Scottish local councils face 'tough spending decisions'
Councils may have to reintroduce proposals they previously ruled out as they try to balance their budgets, according to the Accounts Commission.
Scotland's public sector watchdog said most councils had predicted substantial funding gaps over the next three years.
It said the 32 local authorities would need to do more with fewer resources.
Last month, councils voted through their spending plans, which could see millions of pounds worth of cuts to services and job losses.
In response to a report by public spending scrutiny body Audit Scotland, the Accounts Commission said councils would continue to face tough challenges.
Chairman John Baillie said: "They have coped well with the financial pressures of recent years but these pressures are not abating.
"They need to continue to review existing services as well as identifying fresh ways of providing them; working with their partners, sharing skills and resources and keeping close tabs on budgets to ensure every pound is spent wisely."
Councillor Michael Cook, vice-president of Cosla, said councils were already rising to the challenge and finding new ways of doing more with less.
He added: "Nevertheless, in order to balance budgets, many will be under increasing pressure to consider difficult decisions which they had previously ruled out."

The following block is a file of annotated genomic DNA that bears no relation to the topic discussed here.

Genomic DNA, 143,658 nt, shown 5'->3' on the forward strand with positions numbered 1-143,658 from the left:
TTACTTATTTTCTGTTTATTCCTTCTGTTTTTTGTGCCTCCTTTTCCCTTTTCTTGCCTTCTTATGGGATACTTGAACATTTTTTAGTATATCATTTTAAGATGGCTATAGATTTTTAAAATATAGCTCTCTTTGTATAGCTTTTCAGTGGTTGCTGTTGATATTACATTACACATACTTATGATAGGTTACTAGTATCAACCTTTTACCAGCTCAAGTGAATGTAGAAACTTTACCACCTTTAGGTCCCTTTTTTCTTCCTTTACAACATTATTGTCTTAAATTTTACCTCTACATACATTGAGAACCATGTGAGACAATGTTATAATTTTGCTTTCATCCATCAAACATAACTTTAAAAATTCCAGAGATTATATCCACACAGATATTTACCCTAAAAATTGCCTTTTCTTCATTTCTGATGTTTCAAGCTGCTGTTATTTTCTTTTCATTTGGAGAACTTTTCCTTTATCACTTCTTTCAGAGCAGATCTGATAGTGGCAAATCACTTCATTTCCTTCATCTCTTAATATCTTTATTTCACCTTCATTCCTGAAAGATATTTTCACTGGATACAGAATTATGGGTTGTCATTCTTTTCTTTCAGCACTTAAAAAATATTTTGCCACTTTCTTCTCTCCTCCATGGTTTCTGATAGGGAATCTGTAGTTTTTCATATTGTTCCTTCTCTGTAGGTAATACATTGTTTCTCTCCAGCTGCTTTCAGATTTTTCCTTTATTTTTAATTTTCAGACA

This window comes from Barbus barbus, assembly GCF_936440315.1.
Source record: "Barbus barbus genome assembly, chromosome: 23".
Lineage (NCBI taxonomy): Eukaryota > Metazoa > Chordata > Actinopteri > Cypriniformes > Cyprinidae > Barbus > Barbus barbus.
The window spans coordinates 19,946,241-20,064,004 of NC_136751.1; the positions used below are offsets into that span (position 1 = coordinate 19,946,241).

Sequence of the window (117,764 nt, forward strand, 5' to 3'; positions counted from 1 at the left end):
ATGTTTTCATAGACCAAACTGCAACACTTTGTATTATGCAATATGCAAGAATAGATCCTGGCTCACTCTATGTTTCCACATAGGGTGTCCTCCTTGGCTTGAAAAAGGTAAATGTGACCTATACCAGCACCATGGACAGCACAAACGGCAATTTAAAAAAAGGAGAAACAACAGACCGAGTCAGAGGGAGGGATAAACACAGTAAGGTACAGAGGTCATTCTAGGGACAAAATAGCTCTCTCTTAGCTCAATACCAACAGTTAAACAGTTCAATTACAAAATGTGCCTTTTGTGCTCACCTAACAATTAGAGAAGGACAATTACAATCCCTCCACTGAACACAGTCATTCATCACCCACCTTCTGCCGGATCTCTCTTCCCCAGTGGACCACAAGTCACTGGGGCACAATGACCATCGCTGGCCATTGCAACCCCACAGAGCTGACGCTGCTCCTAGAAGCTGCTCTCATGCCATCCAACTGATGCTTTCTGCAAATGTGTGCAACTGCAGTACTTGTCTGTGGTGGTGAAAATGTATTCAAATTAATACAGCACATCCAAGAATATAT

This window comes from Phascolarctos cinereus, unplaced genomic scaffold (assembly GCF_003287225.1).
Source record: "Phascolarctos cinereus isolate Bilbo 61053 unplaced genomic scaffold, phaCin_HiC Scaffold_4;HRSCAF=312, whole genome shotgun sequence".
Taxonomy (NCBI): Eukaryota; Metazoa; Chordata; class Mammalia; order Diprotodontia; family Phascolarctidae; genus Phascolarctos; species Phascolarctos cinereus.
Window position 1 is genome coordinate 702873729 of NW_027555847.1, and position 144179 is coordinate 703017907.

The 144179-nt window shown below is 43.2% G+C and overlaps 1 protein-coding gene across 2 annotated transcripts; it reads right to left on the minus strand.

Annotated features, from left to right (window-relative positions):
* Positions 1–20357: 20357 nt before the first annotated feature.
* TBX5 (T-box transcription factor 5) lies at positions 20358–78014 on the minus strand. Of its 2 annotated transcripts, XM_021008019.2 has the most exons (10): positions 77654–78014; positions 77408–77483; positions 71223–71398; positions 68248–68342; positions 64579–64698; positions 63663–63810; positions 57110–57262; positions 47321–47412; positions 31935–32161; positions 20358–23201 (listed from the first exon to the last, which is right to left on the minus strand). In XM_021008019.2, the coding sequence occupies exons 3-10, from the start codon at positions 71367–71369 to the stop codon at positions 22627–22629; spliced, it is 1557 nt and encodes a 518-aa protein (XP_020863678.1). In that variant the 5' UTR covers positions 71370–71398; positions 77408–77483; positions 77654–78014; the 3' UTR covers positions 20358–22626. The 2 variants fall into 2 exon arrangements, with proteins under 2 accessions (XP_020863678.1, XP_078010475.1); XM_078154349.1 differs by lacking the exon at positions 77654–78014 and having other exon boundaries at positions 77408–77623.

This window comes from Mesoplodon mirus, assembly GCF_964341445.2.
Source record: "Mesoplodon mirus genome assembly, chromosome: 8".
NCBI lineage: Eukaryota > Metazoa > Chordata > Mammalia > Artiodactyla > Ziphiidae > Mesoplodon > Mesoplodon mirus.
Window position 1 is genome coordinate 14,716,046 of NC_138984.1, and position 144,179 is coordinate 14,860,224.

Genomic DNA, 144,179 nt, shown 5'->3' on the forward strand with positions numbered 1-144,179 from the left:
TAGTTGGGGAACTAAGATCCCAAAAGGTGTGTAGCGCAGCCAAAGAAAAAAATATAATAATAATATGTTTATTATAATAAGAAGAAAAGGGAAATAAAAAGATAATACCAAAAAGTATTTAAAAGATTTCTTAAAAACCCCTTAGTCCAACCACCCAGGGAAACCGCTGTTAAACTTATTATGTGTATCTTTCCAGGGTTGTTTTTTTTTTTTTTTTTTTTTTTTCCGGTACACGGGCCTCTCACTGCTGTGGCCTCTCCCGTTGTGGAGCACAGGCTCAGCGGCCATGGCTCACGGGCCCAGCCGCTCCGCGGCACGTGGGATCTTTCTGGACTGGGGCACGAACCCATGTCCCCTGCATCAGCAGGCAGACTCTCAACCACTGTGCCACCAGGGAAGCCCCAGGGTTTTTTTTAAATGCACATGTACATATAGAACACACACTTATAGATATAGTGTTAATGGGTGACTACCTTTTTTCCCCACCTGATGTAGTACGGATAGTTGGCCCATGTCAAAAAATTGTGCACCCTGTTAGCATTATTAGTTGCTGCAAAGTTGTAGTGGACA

A Scottish government spokesman said that since 2007 it had increased the share of its overall budget available to councils.
He said: "The strong course set by the Scottish government's reform approach will enable local government to improve the outcomes that people and communities want to see, as well as reducing demand for their services."
The report also highlighted other challenges facing councils this coming year, including the potential implications of welfare reform.
Changes in police and fire services and plans to integrate health and social care are among other changes to be dealt with by councils.
A Scottish government spokesman said the report recognised the "pressures that the UK government's welfare reforms place on local and central government in Scotland, and the measures that we have put in place to work with local government to mitigate those."